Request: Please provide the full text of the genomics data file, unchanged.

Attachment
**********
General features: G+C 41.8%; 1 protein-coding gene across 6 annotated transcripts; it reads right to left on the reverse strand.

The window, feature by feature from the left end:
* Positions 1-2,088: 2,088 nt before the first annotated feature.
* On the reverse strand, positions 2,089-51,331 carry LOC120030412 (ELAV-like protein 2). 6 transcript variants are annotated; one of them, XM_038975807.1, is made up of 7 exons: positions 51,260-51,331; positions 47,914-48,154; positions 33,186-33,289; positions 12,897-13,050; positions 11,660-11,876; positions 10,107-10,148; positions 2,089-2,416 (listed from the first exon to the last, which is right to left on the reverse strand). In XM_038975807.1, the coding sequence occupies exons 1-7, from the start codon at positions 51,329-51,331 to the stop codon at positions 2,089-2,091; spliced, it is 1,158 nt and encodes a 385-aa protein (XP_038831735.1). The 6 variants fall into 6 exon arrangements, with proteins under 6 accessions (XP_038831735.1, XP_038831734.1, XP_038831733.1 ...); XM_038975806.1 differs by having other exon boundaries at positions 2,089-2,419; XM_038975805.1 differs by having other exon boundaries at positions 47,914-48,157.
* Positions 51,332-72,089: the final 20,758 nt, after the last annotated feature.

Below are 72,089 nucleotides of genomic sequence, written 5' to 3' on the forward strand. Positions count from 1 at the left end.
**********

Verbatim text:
General features: G+C 41.8%; 1 protein-coding gene across 6 annotated transcripts; it reads right to left on the reverse strand.

The window, feature by feature from the left end:
* Positions 1-2,088: 2,088 nt before the first annotated feature.
* On the reverse strand, positions 2,089-51,331 carry LOC120030412 (ELAV-like protein 2). 6 transcript variants are annotated; one of them, XM_038975807.1, is made up of 7 exons: positions 51,260-51,331; positions 47,914-48,154; positions 33,186-33,289; positions 12,897-13,050; positions 11,660-11,876; positions 10,107-10,148; positions 2,089-2,416 (listed from the first exon to the last, which is right to left on the reverse strand). In XM_038975807.1, the coding sequence occupies exons 1-7, from the start codon at positions 51,329-51,331 to the stop codon at positions 2,089-2,091; spliced, it is 1,158 nt and encodes a 385-aa protein (XP_038831735.1). The 6 variants fall into 6 exon arrangements, with proteins under 6 accessions (XP_038831735.1, XP_038831734.1, XP_038831733.1 ...); XM_038975806.1 differs by having other exon boundaries at positions 2,089-2,419; XM_038975805.1 differs by having other exon boundaries at positions 47,914-48,157.
* Positions 51,332-72,089: the final 20,758 nt, after the last annotated feature.

Below are 72,089 nucleotides of genomic sequence, written 5' to 3' on the forward strand. Positions count from 1 at the left end.